RDP 2005-02: The Impact of Monetary Policy on the Exchange Rate: A Study Using Intraday Data 4. Conclusions

In this paper we use an event study to isolate the impact of changes in monetary policy on the exchange rate. Two important aspects of our study enable us to abstract from endogeneity and the influence of other exogenous news. First, we use a sample period for four countries (Australia, Canada, New Zealand and the United Kingdom) in which monetary policy does not focus on the exchange rate and the decision is predetermined when it is implemented. Second, we use intraday data with a narrow event window. The results indicate that the exchange rate appreciates on average by around 1½ per cent in response to an unanticipated 100 basis point increase in the policy interest rate. The estimates for individual countries range from 1.0–1.8 per cent. For a 25 basis point surprise this equates to an average appreciation of 0.35 per cent (¼–½ of a per cent for individual countries). These results are slightly smaller than those in Zettelmeyer (2004) but mostly marginally larger than those in Faust, Rogers, Wang and Wright (2003).

The impact of monetary policy changes on the exchange rate is found to occur virtually instantaneously. If we use an event window that ends well after the monetary policy decision, the estimates do not change, indicating that the news is rapidly incorporated into exchange rates, although the standard errors widen. Despite using a narrow event window in which no other identifiable events occurred, the monetary shock explains only 10–20 per cent of the variation in the exchange rate in that short window. In general, the results suggest that monetary policy can account for only a small part of the observed volatility in the exchange rate. The small proportion explained by such high-profile news indicates that there is still much to learn in explaining exchange rate movements.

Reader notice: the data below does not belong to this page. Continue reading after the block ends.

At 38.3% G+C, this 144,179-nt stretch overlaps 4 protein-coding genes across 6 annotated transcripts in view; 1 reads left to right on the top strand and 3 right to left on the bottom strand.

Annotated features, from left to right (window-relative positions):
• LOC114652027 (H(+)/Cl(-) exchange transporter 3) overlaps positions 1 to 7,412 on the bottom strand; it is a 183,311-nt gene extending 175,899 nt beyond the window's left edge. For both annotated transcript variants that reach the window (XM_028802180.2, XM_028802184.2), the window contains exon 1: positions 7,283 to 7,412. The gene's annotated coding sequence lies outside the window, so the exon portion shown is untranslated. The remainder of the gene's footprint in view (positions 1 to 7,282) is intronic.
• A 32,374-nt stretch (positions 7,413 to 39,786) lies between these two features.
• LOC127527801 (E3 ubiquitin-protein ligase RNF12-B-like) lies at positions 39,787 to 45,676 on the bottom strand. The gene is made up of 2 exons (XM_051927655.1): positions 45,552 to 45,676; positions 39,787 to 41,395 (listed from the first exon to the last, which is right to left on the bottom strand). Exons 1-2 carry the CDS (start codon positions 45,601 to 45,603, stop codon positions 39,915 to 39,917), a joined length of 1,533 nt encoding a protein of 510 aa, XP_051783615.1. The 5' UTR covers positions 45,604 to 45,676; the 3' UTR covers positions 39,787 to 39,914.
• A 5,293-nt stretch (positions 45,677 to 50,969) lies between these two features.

In the second part of the paper we present new evidence that not all monetary surprises will have the same effect on the exchange rate. Those that cause a revision to expectations of future policy are found to have a much larger impact than surprises in the timing of a change in monetary policy. A 100 basis point (25 basis point) increase in current and future policy interest rates is found to appreciate the exchange rate by around 1.7 per cent (0.4 per cent). Estimates for individual countries range from 1.3–2.2 per cent. In contrast, a monetary surprise that only brings forward an anticipated change in policy is found to appreciate the exchange rate by just 0.9 per cent (0.2 per cent). A rough calculation, subject to the caveat of not knowing the change in the long-run equilibrium exchange rate, suggests that this immediate jump in the exchange rate is over twice as large as uncovered interest parity would suggest, adding to the puzzle of its empirical failure.